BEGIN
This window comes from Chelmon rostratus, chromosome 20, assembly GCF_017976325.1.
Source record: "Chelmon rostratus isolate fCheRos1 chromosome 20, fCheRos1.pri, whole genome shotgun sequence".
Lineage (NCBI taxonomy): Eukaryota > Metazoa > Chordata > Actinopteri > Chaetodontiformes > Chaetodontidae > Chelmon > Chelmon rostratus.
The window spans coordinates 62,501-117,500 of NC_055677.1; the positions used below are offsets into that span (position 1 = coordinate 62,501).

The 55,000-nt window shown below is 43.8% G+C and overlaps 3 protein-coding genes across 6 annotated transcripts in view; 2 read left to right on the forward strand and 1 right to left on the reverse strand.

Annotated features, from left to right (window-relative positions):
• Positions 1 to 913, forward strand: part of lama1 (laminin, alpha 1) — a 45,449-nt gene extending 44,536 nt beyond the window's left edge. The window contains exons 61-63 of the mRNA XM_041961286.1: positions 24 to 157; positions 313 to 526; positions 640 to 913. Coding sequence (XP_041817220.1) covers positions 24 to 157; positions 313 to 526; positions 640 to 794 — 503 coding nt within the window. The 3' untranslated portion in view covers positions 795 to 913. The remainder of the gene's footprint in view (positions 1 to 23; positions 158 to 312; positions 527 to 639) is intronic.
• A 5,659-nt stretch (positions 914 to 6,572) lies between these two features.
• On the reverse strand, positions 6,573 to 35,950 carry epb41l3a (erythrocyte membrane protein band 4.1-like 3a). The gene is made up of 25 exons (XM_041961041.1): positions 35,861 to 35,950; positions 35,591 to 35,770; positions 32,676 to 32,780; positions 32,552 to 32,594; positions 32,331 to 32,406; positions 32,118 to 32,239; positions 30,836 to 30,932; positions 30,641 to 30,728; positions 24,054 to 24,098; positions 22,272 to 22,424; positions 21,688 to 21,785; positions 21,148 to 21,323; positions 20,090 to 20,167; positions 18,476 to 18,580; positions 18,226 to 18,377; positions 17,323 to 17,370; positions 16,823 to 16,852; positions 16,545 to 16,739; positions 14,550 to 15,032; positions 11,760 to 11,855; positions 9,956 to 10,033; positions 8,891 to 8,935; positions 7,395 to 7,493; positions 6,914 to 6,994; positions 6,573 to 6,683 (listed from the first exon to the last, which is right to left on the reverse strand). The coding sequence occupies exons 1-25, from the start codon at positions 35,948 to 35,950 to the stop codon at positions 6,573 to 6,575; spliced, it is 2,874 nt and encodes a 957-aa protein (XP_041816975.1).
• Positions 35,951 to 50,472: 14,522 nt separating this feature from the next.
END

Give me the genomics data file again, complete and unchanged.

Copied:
This window comes from Chelmon rostratus, chromosome 20, assembly GCF_017976325.1.
Source record: "Chelmon rostratus isolate fCheRos1 chromosome 20, fCheRos1.pri, whole genome shotgun sequence".
Lineage (NCBI taxonomy): Eukaryota > Metazoa > Chordata > Actinopteri > Chaetodontiformes > Chaetodontidae > Chelmon > Chelmon rostratus.
The window spans coordinates 62,501-117,500 of NC_055677.1; the positions used below are offsets into that span (position 1 = coordinate 62,501).

The 55,000-nt window shown below is 43.8% G+C and overlaps 3 protein-coding genes across 6 annotated transcripts in view; 2 read left to right on the forward strand and 1 right to left on the reverse strand.

Annotated features, from left to right (window-relative positions):
• Positions 1 to 913, forward strand: part of lama1 (laminin, alpha 1) — a 45,449-nt gene extending 44,536 nt beyond the window's left edge. The window contains exons 61-63 of the mRNA XM_041961286.1: positions 24 to 157; positions 313 to 526; positions 640 to 913. Coding sequence (XP_041817220.1) covers positions 24 to 157; positions 313 to 526; positions 640 to 794 — 503 coding nt within the window. The 3' untranslated portion in view covers positions 795 to 913. The remainder of the gene's footprint in view (positions 1 to 23; positions 158 to 312; positions 527 to 639) is intronic.
• A 5,659-nt stretch (positions 914 to 6,572) lies between these two features.
• On the reverse strand, positions 6,573 to 35,950 carry epb41l3a (erythrocyte membrane protein band 4.1-like 3a). The gene is made up of 25 exons (XM_041961041.1): positions 35,861 to 35,950; positions 35,591 to 35,770; positions 32,676 to 32,780; positions 32,552 to 32,594; positions 32,331 to 32,406; positions 32,118 to 32,239; positions 30,836 to 30,932; positions 30,641 to 30,728; positions 24,054 to 24,098; positions 22,272 to 22,424; positions 21,688 to 21,785; positions 21,148 to 21,323; positions 20,090 to 20,167; positions 18,476 to 18,580; positions 18,226 to 18,377; positions 17,323 to 17,370; positions 16,823 to 16,852; positions 16,545 to 16,739; positions 14,550 to 15,032; positions 11,760 to 11,855; positions 9,956 to 10,033; positions 8,891 to 8,935; positions 7,395 to 7,493; positions 6,914 to 6,994; positions 6,573 to 6,683 (listed from the first exon to the last, which is right to left on the reverse strand). The coding sequence occupies exons 1-25, from the start codon at positions 35,948 to 35,950 to the stop codon at positions 6,573 to 6,575; spliced, it is 2,874 nt and encodes a 957-aa protein (XP_041816975.1).
• Positions 35,951 to 50,472: 14,522 nt separating this feature from the next.